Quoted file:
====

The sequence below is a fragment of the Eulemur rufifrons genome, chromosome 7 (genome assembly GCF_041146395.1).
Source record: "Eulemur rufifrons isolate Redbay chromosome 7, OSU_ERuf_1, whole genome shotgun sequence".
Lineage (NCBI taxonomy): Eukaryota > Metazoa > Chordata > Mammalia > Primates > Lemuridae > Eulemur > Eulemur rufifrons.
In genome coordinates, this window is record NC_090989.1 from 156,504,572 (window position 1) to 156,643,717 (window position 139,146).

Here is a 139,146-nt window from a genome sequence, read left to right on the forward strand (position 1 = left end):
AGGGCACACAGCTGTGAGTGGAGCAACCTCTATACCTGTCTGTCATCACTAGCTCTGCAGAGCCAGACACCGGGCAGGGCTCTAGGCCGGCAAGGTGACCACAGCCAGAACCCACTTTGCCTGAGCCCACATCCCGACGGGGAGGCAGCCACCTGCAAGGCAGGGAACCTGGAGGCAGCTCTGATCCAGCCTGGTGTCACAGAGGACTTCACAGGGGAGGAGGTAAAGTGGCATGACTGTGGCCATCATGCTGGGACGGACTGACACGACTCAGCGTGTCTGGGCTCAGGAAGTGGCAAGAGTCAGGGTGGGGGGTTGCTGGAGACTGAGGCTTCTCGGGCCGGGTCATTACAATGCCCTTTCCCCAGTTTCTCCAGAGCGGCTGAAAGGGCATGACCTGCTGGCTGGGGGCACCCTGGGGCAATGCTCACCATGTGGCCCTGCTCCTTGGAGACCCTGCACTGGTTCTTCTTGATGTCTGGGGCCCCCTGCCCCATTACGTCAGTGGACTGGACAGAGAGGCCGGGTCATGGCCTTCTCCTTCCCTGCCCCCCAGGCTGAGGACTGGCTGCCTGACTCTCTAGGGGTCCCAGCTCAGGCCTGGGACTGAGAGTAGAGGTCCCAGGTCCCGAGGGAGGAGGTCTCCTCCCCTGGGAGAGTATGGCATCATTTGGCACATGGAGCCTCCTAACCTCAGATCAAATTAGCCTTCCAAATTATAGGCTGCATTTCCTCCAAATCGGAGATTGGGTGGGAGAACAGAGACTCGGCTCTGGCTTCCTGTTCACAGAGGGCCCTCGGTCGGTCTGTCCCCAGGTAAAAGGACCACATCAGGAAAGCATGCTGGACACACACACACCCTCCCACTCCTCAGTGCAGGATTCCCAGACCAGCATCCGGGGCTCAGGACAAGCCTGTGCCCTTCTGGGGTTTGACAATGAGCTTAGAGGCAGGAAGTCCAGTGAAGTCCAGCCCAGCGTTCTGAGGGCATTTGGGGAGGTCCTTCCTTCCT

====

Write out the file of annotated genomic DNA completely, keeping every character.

The sequence below is a fragment of the Eulemur rufifrons genome, chromosome 7 (genome assembly GCF_041146395.1).
Source record: "Eulemur rufifrons isolate Redbay chromosome 7, OSU_ERuf_1, whole genome shotgun sequence".
Lineage (NCBI taxonomy): Eukaryota > Metazoa > Chordata > Mammalia > Primates > Lemuridae > Eulemur > Eulemur rufifrons.
In genome coordinates, this window is record NC_090989.1 from 156,504,572 (window position 1) to 156,643,717 (window position 139,146).

Here is a 139,146-nt window from a genome sequence, read left to right on the forward strand (position 1 = left end):
AGGGCACACAGCTGTGAGTGGAGCAACCTCTATACCTGTCTGTCATCACTAGCTCTGCAGAGCCAGACACCGGGCAGGGCTCTAGGCCGGCAAGGTGACCACAGCCAGAACCCACTTTGCCTGAGCCCACATCCCGACGGGGAGGCAGCCACCTGCAAGGCAGGGAACCTGGAGGCAGCTCTGATCCAGCCTGGTGTCACAGAGGACTTCACAGGGGAGGAGGTAAAGTGGCATGACTGTGGCCATCATGCTGGGACGGACTGACACGACTCAGCGTGTCTGGGCTCAGGAAGTGGCAAGAGTCAGGGTGGGGGGTTGCTGGAGACTGAGGCTTCTCGGGCCGGGTCATTACAATGCCCTTTCCCCAGTTTCTCCAGAGCGGCTGAAAGGGCATGACCTGCTGGCTGGGGGCACCCTGGGGCAATGCTCACCATGTGGCCCTGCTCCTTGGAGACCCTGCACTGGTTCTTCTTGATGTCTGGGGCCCCCTGCCCCATTACGTCAGTGGACTGGACAGAGAGGCCGGGTCATGGCCTTCTCCTTCCCTGCCCCCCAGGCTGAGGACTGGCTGCCTGACTCTCTAGGGGTCCCAGCTCAGGCCTGGGACTGAGAGTAGAGGTCCCAGGTCCCGAGGGAGGAGGTCTCCTCCCCTGGGAGAGTATGGCATCATTTGGCACATGGAGCCTCCTAACCTCAGATCAAATTAGCCTTCCAAATTATAGGCTGCATTTCCTCCAAATCGGAGATTGGGTGGGAGAACAGAGACTCGGCTCTGGCTTCCTGTTCACAGAGGGCCCTCGGTCGGTCTGTCCCCAGGTAAAAGGACCACATCAGGAAAGCATGCTGGACACACACACACCCTCCCACTCCTCAGTGCAGGATTCCCAGACCAGCATCCGGGGCTCAGGACAAGCCTGTGCCCTTCTGGGGTTTGACAATGAGCTTAGAGGCAGGAAGTCCAGTGAAGTCCAGCCCAGCGTTCTGAGGGCATTTGGGGAGGTCCTTCCTTCCT